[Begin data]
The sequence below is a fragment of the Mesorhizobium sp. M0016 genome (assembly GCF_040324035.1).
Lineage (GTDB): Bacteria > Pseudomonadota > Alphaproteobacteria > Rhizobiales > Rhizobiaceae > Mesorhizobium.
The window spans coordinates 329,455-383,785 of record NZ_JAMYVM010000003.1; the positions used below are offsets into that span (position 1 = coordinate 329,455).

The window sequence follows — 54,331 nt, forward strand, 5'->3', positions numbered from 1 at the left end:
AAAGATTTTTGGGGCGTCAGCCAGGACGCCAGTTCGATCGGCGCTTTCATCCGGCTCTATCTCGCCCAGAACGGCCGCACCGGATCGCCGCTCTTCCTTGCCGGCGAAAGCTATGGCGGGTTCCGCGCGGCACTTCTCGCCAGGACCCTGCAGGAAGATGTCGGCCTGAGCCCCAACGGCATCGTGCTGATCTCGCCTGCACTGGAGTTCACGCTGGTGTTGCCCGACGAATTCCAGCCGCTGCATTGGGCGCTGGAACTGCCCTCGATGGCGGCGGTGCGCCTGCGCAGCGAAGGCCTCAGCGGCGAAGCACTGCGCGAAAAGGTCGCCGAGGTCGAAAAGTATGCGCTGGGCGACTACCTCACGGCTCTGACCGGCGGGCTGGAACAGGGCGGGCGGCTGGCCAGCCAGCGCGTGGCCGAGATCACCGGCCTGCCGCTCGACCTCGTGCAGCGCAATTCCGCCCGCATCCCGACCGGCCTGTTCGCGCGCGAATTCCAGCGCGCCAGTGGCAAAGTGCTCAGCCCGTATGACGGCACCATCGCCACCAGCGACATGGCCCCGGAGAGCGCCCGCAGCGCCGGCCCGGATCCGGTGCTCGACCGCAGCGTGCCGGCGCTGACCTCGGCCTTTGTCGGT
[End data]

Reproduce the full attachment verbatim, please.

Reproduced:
The sequence below is a fragment of the Mesorhizobium sp. M0016 genome (assembly GCF_040324035.1).
Lineage (GTDB): Bacteria > Pseudomonadota > Alphaproteobacteria > Rhizobiales > Rhizobiaceae > Mesorhizobium.
The window spans coordinates 329,455-383,785 of record NZ_JAMYVM010000003.1; the positions used below are offsets into that span (position 1 = coordinate 329,455).

The window sequence follows — 54,331 nt, forward strand, 5'->3', positions numbered from 1 at the left end:
AAAGATTTTTGGGGCGTCAGCCAGGACGCCAGTTCGATCGGCGCTTTCATCCGGCTCTATCTCGCCCAGAACGGCCGCACCGGATCGCCGCTCTTCCTTGCCGGCGAAAGCTATGGCGGGTTCCGCGCGGCACTTCTCGCCAGGACCCTGCAGGAAGATGTCGGCCTGAGCCCCAACGGCATCGTGCTGATCTCGCCTGCACTGGAGTTCACGCTGGTGTTGCCCGACGAATTCCAGCCGCTGCATTGGGCGCTGGAACTGCCCTCGATGGCGGCGGTGCGCCTGCGCAGCGAAGGCCTCAGCGGCGAAGCACTGCGCGAAAAGGTCGCCGAGGTCGAAAAGTATGCGCTGGGCGACTACCTCACGGCTCTGACCGGCGGGCTGGAACAGGGCGGGCGGCTGGCCAGCCAGCGCGTGGCCGAGATCACCGGCCTGCCGCTCGACCTCGTGCAGCGCAATTCCGCCCGCATCCCGACCGGCCTGTTCGCGCGCGAATTCCAGCGCGCCAGTGGCAAAGTGCTCAGCCCGTATGACGGCACCATCGCCACCAGCGACATGGCCCCGGAGAGCGCCCGCAGCGCCGGCCCGGATCCGGTGCTCGACCGCAGCGTGCCGGCGCTGACCTCGGCCTTTGTCGGT